Perhaps after so much anticipation for Jon Snow's return, we the audience have been served a sweet lesson in the art of waiting. Although I do not anticipate ending my unhealthy binge-watching habit anytime soon, I am certainly convinced that stepping back from the constant onslaught of immediate satisfaction from time to time, taking a moment to enjoy the moment, and allowing a bit more time to build toward a more satisfying end might, in fact, be worth every excruciating second of the wait.

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9 comments

  1. I have to say, the secrecy that the HBO team pulled off on Jon Snow was really amazing. They've got eight more episodes coming up with him and no one leaked that he was alive again? That's truly impressive. We now are just as anxious about what the meaning of his coming back is. Apparently when Dickens used to serialize his novels, supposedly people stood on the docks of Boston waiting for the new episodes to arrive by ship. HBO Sunday night has gotten us into a similar sense of anticipation about new episodes and you are quite right to contrast it with the binge-watching narcissism of most media consumption. On some level this anticipation builds a community that doesn't exist with Netflix.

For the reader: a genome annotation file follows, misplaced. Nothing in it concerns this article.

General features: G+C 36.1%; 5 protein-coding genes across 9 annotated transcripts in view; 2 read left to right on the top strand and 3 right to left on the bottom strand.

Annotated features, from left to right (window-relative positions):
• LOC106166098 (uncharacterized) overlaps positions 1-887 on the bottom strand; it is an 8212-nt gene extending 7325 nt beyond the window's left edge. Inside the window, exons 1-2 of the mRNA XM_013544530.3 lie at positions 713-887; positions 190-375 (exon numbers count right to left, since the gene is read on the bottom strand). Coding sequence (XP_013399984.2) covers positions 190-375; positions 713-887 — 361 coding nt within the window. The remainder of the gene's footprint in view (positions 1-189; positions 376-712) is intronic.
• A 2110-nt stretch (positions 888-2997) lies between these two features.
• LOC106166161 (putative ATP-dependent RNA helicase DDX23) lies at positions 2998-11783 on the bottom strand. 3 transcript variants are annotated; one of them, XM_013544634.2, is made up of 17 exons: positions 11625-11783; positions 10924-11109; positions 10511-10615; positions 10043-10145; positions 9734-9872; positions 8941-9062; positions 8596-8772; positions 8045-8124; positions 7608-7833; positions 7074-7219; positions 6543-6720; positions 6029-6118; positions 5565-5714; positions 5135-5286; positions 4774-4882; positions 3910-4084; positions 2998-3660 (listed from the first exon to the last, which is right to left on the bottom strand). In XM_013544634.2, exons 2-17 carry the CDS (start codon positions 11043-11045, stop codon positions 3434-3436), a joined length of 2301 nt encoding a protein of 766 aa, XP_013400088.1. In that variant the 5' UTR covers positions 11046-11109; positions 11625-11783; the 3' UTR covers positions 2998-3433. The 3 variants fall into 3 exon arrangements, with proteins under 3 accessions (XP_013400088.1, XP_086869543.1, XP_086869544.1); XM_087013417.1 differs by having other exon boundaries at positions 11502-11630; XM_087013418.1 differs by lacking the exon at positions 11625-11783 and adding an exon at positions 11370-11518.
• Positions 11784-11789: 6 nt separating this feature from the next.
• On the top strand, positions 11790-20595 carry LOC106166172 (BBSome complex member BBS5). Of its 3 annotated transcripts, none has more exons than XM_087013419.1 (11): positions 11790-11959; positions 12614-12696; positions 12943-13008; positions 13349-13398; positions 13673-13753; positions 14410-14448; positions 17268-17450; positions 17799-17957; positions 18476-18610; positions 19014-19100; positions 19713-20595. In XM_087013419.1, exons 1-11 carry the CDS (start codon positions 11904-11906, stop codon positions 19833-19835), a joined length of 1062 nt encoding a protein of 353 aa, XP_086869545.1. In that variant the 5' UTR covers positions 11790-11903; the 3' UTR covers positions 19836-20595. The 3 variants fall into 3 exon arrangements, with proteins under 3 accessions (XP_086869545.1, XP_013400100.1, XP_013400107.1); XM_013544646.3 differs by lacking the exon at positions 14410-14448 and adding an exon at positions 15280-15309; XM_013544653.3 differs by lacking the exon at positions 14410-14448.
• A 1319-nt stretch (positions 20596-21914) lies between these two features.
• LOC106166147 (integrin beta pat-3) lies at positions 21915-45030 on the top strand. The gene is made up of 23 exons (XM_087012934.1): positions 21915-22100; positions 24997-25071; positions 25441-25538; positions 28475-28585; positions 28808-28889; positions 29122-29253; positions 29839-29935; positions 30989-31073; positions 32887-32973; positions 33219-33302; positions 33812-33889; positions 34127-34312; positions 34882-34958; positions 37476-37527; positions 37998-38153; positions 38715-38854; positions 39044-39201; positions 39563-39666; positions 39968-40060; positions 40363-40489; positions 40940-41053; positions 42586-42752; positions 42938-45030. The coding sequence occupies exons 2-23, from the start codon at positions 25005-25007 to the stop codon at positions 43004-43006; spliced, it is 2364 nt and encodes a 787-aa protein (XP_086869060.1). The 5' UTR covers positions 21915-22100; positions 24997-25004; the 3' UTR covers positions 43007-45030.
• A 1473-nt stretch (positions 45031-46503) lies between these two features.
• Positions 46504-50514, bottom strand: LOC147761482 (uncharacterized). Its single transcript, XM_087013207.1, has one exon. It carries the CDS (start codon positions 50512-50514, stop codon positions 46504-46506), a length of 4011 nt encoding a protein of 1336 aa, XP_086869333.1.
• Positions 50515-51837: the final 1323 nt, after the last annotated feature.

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  2. My husband and I have a running joke about how he is too impatient to read fiction books and that's why he sticks with studying cinema. In all honesty, though, I speed read through fiction books because I just can't wait to find out what's happened. We really do live in an age that longs for instant gratification. However, based on the info on the Dickens groupies, it may not be exclusive to this time period. Even more than merely needing gratification - I think it's just one of the powers of story. It's what makes narrative so compelling -- we want to know.

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  3. It was interesting when you mentioned how you were waiting for Jon Snow's resurrection but that, when it happened, you were still surprised by certain aspects of it (e.g., Melisandre's involvement). I felt the same way: I was expecting Jon Snow to come back in some form, but I was not expecting it to happen like this and so soon.

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  4. I think HBO did well with the long anticipated scene of Jon's resurrection. Also, I have to credit Entertainment Weekly who had the interview already conducted about Kit's apology. They could have easily leaked that, but respected the show. Although I know you were hoping for the pyre scene where he was burnt and resurrected, I think it could still happen. Since he was resurrected, I'm wondering if there will be an uproar, which will cause Melissandre and Jon to be burned for their use of black magic. Might still happen, and it'll be interesting to see where it goes in episode 3!